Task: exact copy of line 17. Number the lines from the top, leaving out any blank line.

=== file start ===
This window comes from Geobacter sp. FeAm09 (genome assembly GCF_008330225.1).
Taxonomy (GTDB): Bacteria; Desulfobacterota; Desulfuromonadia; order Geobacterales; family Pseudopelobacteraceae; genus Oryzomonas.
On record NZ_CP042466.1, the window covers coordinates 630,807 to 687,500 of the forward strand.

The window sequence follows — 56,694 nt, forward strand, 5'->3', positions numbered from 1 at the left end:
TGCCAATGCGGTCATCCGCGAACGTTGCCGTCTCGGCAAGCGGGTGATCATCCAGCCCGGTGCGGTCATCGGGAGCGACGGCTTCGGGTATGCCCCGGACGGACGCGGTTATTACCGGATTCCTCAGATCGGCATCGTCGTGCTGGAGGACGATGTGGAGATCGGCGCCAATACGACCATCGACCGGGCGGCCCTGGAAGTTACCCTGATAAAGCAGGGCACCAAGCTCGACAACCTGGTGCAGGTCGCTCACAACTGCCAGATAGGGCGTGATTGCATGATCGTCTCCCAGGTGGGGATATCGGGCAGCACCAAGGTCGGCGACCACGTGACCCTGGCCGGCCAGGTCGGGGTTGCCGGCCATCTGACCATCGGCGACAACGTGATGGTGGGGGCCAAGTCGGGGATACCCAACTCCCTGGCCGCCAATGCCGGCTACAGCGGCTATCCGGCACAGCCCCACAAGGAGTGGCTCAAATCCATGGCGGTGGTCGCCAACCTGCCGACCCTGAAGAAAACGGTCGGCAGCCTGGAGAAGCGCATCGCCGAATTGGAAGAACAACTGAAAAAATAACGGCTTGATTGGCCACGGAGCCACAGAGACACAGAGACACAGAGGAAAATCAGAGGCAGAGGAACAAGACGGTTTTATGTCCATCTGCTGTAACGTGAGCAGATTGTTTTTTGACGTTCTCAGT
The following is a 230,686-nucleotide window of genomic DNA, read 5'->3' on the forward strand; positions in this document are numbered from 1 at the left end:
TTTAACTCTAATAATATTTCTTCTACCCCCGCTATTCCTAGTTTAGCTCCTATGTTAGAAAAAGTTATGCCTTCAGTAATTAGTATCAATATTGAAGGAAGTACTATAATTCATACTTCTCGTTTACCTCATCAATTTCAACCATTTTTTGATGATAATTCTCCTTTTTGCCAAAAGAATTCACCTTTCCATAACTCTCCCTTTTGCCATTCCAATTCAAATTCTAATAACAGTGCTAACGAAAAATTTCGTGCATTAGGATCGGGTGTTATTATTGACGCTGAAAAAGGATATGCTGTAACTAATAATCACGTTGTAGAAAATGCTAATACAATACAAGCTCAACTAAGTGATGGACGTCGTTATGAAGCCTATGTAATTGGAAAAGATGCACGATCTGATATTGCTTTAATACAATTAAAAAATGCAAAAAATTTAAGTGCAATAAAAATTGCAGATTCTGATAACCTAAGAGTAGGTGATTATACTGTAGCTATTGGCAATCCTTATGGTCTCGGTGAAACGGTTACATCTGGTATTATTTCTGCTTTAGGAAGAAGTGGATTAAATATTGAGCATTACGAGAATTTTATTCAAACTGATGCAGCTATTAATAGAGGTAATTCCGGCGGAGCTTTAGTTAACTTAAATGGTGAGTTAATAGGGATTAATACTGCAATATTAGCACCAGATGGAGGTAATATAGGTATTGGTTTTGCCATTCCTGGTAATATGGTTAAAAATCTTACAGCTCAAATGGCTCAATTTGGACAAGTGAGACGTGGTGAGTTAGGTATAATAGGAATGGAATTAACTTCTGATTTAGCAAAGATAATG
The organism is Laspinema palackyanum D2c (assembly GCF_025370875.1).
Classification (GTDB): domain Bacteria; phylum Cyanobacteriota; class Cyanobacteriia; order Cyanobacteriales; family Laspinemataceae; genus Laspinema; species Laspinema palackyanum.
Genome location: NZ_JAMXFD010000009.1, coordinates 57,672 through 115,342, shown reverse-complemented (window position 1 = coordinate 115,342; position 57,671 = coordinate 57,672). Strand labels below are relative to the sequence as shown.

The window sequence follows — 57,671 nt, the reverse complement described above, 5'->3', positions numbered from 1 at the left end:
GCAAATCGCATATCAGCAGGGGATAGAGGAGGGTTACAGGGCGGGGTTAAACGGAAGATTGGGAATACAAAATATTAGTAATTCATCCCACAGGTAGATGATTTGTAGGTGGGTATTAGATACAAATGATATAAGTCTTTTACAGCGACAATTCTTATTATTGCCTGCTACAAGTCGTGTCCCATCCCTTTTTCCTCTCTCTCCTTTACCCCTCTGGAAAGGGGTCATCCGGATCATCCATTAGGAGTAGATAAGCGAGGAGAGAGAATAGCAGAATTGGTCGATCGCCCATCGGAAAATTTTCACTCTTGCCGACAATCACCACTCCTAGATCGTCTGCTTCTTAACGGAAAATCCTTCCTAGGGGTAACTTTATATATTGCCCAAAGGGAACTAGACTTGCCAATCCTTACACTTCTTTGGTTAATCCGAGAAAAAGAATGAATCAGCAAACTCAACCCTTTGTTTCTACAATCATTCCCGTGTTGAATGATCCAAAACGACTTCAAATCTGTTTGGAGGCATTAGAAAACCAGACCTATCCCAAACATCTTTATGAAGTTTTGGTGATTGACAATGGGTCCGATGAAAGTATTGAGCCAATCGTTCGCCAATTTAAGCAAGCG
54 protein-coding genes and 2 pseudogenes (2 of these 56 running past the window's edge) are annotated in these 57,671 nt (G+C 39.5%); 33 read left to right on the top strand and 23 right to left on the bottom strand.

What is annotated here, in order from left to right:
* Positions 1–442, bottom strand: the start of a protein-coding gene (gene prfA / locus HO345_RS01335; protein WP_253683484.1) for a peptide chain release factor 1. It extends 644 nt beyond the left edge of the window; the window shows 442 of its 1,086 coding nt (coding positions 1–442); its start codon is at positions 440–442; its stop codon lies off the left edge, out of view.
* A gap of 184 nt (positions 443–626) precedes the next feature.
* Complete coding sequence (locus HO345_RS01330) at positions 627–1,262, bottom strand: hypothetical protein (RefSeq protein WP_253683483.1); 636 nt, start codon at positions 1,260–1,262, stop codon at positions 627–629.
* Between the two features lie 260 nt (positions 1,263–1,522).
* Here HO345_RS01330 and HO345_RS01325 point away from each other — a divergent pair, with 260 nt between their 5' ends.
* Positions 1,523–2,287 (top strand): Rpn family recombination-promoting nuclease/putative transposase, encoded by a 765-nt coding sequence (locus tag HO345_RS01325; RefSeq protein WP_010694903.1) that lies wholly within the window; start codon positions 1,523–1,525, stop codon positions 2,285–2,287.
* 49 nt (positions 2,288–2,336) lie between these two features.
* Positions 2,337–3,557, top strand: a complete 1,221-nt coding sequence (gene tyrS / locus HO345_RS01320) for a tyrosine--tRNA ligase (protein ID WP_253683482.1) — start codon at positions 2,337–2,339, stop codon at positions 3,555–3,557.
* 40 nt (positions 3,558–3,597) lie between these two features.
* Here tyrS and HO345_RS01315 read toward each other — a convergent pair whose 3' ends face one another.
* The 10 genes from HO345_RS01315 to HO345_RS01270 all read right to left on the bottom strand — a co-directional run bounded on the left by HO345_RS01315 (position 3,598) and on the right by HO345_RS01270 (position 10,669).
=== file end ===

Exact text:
* Complete coding sequence (locus HO345_RS01330) at positions 627–1,262, bottom strand: hypothetical protein (RefSeq protein WP_253683483.1); 636 nt, start codon at positions 1,260–1,262, stop codon at positions 627–629.